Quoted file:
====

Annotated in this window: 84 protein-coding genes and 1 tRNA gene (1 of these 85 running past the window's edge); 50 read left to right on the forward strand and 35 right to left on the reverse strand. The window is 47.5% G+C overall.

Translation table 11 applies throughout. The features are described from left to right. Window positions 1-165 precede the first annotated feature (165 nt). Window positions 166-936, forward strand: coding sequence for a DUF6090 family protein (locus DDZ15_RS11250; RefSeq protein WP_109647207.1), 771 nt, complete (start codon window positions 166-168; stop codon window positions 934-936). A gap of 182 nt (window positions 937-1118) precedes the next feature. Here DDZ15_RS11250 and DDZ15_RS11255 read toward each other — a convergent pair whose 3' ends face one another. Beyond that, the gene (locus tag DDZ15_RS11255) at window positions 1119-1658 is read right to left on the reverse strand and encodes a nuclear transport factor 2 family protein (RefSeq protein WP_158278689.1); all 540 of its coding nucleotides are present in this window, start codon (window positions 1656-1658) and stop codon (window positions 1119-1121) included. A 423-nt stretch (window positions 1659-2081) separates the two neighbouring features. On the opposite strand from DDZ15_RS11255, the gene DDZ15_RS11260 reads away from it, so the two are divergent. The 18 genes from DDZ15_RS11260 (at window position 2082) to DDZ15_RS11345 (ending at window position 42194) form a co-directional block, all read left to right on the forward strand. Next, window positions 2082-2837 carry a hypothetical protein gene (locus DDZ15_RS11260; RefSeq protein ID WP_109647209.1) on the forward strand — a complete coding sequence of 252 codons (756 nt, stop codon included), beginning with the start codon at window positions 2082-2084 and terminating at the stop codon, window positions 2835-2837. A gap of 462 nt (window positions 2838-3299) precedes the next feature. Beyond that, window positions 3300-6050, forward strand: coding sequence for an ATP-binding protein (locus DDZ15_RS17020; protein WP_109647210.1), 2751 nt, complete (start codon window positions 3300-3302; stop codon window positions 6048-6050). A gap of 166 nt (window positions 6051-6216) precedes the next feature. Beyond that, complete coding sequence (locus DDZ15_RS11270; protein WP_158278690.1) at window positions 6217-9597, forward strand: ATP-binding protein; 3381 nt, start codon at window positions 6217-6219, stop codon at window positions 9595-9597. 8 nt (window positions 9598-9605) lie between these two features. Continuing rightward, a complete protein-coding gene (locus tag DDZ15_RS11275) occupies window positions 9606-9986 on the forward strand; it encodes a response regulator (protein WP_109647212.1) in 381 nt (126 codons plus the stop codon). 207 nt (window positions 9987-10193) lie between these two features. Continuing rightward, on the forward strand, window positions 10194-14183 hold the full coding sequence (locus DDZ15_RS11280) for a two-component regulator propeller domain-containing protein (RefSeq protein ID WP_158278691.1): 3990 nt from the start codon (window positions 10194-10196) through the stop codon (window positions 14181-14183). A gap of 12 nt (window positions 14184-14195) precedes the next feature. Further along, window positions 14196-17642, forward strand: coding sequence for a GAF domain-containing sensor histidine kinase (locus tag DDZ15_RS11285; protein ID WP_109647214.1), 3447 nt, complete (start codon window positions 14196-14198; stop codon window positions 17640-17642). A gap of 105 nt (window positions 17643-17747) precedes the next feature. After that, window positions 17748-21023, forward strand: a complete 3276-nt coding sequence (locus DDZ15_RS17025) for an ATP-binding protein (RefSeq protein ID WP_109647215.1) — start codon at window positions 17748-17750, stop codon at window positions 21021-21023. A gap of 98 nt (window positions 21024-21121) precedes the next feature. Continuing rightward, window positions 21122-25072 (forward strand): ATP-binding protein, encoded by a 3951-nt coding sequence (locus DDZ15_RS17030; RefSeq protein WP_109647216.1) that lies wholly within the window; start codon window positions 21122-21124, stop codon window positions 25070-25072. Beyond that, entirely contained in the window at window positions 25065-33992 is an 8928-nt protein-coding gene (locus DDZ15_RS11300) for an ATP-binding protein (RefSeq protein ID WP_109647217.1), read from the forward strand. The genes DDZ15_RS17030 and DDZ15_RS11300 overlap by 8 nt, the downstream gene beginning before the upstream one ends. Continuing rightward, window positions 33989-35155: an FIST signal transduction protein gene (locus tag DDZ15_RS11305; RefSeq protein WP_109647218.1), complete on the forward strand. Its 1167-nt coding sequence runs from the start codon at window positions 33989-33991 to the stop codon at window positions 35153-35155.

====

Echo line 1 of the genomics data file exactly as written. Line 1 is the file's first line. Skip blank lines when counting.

Annotated in this window: 84 protein-coding genes and 1 tRNA gene (1 of these 85 running past the window's edge); 50 read left to right on the forward strand and 35 right to left on the reverse strand. The window is 47.5% G+C overall.